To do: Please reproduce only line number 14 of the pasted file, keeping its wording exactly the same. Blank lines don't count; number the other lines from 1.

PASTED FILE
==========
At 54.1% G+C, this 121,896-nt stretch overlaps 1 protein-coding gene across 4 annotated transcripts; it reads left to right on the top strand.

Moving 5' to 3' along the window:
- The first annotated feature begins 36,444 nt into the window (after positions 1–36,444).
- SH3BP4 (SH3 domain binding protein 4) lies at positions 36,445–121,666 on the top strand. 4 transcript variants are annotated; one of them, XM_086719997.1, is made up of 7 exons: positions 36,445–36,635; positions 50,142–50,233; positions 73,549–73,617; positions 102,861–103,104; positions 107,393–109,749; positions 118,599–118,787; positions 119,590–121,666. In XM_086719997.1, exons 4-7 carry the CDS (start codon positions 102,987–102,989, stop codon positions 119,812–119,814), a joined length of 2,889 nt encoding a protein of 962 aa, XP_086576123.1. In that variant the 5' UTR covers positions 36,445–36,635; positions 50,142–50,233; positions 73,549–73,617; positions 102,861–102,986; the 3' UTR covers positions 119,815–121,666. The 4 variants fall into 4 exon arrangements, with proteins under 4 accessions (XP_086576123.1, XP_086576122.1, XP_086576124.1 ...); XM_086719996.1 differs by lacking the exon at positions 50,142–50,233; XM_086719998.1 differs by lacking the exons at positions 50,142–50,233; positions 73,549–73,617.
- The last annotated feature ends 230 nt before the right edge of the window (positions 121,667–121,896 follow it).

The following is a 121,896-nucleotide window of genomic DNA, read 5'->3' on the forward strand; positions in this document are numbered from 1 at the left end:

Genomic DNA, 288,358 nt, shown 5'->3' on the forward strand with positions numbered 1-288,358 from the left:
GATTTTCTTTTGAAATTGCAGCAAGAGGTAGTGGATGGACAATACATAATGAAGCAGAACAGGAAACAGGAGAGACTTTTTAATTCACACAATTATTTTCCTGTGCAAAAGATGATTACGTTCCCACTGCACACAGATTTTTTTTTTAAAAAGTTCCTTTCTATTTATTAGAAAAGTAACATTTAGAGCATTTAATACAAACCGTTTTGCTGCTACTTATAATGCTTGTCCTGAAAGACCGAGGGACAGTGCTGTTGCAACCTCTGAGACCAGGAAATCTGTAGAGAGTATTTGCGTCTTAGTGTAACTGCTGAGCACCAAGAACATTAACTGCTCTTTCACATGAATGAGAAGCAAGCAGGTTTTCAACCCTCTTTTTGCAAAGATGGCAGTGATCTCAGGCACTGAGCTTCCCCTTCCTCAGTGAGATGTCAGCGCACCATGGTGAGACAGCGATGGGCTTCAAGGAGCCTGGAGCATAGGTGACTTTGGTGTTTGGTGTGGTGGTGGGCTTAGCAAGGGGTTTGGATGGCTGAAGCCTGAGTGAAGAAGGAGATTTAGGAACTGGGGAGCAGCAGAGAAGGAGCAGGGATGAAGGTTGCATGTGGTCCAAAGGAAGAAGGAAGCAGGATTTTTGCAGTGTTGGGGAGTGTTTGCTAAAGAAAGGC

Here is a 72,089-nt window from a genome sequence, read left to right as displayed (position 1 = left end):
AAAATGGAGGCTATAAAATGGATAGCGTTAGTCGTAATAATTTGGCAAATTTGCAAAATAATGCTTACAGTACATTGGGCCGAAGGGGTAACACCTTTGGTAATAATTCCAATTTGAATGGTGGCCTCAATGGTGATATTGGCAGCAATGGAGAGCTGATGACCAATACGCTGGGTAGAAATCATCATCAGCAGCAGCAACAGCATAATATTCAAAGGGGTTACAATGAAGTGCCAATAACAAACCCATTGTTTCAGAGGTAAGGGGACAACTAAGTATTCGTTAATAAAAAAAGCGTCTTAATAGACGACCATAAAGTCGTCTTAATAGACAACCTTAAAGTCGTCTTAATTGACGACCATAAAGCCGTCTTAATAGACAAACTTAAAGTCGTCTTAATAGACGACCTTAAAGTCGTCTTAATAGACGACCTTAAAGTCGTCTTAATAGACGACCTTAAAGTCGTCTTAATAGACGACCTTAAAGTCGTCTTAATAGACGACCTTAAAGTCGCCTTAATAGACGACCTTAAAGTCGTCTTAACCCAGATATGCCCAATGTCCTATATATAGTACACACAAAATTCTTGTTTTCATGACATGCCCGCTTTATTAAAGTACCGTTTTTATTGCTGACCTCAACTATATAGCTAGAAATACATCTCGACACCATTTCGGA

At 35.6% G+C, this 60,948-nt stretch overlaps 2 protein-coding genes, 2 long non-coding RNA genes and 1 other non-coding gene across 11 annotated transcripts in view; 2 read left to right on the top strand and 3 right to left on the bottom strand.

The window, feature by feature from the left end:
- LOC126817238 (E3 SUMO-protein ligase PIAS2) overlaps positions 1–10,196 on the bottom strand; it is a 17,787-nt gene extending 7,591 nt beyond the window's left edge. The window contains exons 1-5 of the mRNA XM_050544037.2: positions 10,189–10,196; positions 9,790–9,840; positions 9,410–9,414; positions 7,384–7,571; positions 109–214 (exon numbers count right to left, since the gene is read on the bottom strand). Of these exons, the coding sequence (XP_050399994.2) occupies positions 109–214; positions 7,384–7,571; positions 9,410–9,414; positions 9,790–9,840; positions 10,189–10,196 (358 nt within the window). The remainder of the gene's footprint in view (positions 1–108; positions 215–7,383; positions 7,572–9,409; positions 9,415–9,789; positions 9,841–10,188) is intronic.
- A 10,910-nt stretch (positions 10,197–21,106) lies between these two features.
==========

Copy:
- A 10,910-nt stretch (positions 10,197–21,106) lies between these two features.